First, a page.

"Every kill that we document from March to October is taken over by grizzly bears," Smith said.

Wolves may tolerate a bear's usurping their kill, or they may try to annoy it so much that it leaves.

"They peck and poke and the bear gets annoyed and leaves," Smith said. "But 80 percent of the time the bears win."

Adult female grizzly bears with cubs of the year are at a disadvantage in taking over kills, since they have to protect the cub, which wolves will kill if given the chance. November through February, though, the bears are hibernating, so wolves get the meat largely to themselves.

That's probably important for wolves. Recent studies are showing that the summer months can be arduous for Yellowstone's wolf packs.

"Essentially what's emerging is that summer is a hard time for a wolf," Smith said, as their prey disperses throughout the 2.2-million-acre park. "I think if we trapped them in the summer we'd see pretty lean wolves."

Kerry Gunther, bear management biologist for the park, said the introduction of wolves has helped bears by providing carcasses throughout the year, instead of just in the spring when animals drop from winterkill. When crops such as whitebark pine nuts are thin, the bears turn to wolves to provide carcasses as a supplement.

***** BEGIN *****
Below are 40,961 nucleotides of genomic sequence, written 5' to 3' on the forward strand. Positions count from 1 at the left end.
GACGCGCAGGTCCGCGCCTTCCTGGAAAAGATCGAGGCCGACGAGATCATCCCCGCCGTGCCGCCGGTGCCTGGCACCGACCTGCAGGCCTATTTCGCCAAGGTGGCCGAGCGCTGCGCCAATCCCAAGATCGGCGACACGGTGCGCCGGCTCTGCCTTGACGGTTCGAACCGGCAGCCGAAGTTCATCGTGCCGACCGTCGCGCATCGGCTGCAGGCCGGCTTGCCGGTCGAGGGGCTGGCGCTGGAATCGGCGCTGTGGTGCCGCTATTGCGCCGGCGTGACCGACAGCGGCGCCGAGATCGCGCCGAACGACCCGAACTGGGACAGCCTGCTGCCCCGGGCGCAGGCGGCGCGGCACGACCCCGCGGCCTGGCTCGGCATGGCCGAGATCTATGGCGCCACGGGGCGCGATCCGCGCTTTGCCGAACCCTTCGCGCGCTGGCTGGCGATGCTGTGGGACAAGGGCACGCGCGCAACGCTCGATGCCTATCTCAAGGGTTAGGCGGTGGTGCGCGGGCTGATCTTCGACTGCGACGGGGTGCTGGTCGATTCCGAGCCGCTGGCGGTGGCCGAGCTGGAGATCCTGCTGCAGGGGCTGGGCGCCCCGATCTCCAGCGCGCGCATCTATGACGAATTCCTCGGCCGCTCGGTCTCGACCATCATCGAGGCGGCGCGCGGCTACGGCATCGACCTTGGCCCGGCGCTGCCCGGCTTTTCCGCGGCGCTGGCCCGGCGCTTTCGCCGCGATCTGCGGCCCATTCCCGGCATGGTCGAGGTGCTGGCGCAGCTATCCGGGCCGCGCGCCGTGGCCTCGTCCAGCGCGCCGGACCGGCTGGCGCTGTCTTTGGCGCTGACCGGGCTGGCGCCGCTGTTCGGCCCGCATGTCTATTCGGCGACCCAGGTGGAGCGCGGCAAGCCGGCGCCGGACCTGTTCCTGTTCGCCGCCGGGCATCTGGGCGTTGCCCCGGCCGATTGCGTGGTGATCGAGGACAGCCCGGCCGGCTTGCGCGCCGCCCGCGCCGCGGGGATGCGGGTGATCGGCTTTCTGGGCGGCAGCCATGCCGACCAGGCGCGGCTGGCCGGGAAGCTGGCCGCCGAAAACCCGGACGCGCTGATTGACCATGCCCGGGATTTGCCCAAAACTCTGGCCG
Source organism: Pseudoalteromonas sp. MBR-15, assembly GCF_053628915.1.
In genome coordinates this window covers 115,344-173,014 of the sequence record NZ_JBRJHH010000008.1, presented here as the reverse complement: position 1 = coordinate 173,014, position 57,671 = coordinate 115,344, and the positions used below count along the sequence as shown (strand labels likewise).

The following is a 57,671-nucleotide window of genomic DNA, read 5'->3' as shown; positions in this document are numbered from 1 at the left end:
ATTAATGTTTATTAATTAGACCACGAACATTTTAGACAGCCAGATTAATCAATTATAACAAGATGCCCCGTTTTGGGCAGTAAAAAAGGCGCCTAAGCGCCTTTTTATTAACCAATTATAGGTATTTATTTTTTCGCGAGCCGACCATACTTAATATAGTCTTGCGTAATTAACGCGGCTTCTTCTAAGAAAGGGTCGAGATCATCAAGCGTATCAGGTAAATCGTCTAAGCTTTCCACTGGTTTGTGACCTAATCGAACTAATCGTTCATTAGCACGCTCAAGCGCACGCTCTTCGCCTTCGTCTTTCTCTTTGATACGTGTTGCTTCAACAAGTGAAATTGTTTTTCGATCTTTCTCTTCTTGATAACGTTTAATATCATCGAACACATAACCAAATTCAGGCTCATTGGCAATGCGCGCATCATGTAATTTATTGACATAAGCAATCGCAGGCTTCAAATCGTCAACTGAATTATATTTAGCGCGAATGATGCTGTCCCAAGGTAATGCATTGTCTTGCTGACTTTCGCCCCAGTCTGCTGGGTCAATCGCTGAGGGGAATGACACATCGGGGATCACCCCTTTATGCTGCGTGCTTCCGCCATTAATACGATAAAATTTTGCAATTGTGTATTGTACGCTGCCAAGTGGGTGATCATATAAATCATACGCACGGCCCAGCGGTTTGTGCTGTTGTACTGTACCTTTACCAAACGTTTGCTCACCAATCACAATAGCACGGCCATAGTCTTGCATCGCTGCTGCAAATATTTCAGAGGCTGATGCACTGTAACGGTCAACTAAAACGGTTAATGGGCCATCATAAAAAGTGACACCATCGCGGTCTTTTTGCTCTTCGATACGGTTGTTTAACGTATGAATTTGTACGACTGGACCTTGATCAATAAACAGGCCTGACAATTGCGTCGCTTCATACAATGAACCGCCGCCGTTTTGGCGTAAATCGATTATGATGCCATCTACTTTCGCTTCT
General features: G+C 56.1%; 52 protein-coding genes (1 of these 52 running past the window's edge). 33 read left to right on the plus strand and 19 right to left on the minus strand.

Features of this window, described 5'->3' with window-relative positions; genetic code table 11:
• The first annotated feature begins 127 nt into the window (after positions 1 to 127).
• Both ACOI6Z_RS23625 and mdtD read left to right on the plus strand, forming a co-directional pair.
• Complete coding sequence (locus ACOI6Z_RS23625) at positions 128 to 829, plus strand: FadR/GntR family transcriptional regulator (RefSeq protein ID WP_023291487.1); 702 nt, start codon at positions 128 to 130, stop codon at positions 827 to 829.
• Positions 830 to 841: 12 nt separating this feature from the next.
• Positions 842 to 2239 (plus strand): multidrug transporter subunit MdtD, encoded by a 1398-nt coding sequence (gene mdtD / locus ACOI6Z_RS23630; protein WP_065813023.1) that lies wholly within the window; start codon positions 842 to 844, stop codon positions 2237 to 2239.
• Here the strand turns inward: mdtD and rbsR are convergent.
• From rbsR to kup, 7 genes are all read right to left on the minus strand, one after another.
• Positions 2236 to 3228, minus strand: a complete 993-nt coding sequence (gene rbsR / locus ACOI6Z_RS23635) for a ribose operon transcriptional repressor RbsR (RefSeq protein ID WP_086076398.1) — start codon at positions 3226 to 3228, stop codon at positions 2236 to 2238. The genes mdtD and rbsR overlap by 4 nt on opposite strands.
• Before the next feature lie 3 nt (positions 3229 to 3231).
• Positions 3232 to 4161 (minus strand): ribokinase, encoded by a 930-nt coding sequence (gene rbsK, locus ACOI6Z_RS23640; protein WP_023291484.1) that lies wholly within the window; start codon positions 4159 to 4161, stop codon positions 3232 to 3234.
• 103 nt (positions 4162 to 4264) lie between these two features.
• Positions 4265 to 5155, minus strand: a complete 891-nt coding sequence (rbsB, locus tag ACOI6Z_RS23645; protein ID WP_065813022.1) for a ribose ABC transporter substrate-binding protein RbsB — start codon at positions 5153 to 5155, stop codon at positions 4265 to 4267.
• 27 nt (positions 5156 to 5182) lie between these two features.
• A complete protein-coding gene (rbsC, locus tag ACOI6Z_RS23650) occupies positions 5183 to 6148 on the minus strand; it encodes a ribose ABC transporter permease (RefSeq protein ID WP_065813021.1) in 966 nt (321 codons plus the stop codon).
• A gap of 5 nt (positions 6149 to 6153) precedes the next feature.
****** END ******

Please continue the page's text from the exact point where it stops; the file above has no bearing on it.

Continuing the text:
"Overall, I'd say it's a positive for the bears," Gunther said.

Although bull bison would make a hearty meal, they are rarely killed by wolves. More typically, wolves kill bison cows and calves. Bison bulls are more likely to die when they gore each other during the summer rut, or from natural causes such as disease, starvation or injury.

Only time will tell if Yellowstone's wolves - especially Mollie's pack - continue to adapt until they're more efficient bison killers, or if they foster a bigger genetic subculture of wolves better-suited to killing bison. One thing is already clear, though: The park's wolves quickly dispelled researcher's predictions that it would take several years for wolves to learn to kill bison, their most formidable prey. The first documented wolf kill of a bison occurred 25 months after wolves were released.

Contact Brett French at french@billingsgazette.com or at 657-1387.